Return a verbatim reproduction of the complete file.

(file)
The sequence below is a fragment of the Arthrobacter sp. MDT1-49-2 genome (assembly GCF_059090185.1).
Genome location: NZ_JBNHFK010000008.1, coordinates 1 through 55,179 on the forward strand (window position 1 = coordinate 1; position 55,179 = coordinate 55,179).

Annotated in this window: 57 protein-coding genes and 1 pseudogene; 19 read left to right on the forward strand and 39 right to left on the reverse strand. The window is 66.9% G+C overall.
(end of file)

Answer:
The sequence below is a fragment of the Arthrobacter sp. MDT1-49-2 genome (assembly GCF_059090185.1).
Genome location: NZ_JBNHFK010000008.1, coordinates 1 through 55,179 on the forward strand (window position 1 = coordinate 1; position 55,179 = coordinate 55,179).

Annotated in this window: 57 protein-coding genes and 1 pseudogene; 19 read left to right on the forward strand and 39 right to left on the reverse strand. The window is 66.9% G+C overall.